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starship-design: Blackhole

Timothy van der Linden writes:
 > >I believe Isaac is right about this.  Very small black holes evaporate
 > >rapidly, to the point of being violently explosive.  The evaporation
 > >rate is a function of the gravity gradient at the event horizon, which
 > >goes asymptotic as the mass of the hole approaches zero.  Imagine the
 > >energy release from a few hundred tons of mass turning into a spray of
 > >high-energy subatomic particles within a tiny fraction of a second.
 > I already wrote that it is said that smaller black holes evaporate faster,
 > and I also assumed the radiation per surface area was bigger.
 > The total surface however is getting smaller too. My suggestion was that the
 > total surface got smaller faster than the emission rate per surface area
 > gets bigger.
 > So you didn't really address the point I made.
 > After having thought things over, I conclude that the radius decreases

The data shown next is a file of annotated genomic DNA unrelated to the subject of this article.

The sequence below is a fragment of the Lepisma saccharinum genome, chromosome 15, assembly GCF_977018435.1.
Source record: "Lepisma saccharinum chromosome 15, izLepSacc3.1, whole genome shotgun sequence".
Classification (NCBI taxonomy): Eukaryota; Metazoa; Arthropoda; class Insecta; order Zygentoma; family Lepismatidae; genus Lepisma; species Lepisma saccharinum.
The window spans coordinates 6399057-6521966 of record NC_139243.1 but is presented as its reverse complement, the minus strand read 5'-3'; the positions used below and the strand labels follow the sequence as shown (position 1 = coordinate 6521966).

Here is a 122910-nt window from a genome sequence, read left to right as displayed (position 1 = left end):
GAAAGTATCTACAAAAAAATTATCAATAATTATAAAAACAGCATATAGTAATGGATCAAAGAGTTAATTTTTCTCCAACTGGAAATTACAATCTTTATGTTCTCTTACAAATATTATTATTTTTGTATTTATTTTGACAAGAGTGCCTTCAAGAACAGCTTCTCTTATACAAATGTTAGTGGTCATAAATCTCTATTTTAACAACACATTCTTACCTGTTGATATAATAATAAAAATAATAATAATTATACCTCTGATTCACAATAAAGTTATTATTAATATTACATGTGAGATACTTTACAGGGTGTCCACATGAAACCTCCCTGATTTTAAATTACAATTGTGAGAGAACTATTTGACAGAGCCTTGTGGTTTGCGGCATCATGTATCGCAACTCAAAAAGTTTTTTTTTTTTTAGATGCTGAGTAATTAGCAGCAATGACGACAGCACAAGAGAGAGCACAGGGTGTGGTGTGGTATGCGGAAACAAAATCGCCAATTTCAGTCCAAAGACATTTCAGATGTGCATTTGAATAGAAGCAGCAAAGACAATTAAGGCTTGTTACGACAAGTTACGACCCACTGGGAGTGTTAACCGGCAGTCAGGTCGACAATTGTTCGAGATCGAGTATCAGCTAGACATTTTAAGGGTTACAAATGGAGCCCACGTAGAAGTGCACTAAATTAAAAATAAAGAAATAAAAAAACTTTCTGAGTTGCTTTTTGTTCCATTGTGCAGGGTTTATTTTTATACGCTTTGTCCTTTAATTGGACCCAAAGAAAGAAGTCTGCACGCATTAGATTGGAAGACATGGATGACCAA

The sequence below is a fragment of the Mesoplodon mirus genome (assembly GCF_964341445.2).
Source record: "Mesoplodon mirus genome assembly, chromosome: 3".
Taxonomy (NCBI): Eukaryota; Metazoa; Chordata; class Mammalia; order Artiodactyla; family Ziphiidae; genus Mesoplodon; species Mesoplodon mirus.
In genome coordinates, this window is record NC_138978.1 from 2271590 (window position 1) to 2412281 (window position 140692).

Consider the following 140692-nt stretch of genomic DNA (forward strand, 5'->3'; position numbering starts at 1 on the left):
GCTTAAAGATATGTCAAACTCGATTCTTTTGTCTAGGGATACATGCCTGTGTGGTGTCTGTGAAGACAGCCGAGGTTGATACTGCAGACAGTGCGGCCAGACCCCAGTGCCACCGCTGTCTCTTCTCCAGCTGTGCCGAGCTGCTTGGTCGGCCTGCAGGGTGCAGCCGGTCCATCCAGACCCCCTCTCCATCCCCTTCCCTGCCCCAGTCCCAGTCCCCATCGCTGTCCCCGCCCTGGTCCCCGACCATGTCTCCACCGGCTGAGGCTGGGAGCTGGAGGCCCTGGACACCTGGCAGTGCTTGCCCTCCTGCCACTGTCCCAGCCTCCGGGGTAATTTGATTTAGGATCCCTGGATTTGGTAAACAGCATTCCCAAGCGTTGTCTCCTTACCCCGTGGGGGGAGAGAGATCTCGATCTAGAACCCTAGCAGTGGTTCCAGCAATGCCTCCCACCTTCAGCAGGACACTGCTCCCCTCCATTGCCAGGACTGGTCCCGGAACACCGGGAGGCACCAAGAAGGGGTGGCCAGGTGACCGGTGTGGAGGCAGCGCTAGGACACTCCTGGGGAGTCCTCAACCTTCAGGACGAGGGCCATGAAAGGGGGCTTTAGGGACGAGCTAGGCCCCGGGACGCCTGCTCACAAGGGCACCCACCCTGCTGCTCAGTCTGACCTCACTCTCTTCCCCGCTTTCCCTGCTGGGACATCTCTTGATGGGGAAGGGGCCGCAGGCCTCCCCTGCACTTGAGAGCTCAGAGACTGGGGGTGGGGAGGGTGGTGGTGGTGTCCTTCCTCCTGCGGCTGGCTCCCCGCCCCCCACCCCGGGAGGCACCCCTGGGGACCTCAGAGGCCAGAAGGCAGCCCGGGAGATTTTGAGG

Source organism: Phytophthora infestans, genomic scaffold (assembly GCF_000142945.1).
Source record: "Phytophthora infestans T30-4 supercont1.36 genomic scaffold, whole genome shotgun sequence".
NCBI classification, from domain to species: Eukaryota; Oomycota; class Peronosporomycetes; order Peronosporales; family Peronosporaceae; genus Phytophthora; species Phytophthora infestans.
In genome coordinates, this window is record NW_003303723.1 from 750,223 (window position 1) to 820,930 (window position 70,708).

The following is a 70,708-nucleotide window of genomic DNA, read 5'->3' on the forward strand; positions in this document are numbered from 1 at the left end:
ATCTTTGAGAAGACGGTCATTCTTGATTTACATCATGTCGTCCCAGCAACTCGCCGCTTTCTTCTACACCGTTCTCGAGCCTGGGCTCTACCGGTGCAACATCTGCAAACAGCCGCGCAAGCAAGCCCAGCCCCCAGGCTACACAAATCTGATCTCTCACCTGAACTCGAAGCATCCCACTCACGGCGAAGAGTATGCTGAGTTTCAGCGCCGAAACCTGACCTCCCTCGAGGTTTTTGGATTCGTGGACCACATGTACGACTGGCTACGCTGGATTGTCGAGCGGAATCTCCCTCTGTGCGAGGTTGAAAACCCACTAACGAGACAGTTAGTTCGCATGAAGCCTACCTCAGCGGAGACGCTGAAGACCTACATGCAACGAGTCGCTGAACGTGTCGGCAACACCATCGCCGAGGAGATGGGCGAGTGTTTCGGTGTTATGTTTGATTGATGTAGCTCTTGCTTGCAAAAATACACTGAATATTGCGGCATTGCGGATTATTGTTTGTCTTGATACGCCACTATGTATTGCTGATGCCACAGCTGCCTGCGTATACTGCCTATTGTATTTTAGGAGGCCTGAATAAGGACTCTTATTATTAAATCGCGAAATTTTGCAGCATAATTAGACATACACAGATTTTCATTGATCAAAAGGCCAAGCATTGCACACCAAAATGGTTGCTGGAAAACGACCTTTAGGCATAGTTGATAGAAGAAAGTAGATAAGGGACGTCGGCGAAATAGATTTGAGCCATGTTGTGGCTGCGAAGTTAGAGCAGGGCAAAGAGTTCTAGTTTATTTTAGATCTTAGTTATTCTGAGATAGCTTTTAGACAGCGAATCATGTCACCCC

> linearly with the mass (R=2G*M/c^2). So the surface decreases quadratically
 > while the mass decreases linearly.
 > The question is: Does the "gravity gradient" increase linearly,
 > quadratically or even faster with the radius decrease? 

My understanding (which is blissfully free of any messy equations :-) is
that the rate of virtual particle creation is proportional to the rate
of change of gravitational force near the black hole's event horizon.
Since the force of gravity at r is proportional to 1/r^2, then the
derivative of that is proportional to 1/r^3.  So although the surface
area of the black hole is proportional to r^2, the rate of evaporation
is proportional to r^2/r^3 or 1/r.  Furthermore the Schwarzchild radius
for a "classical" black hole is directly proportional to the black hole
mass.  So despite the shrinking surface area the rate of evaporation
increases asymptotically as the black hole shrinks and the black hole
finishes evaporating with an impressive bang.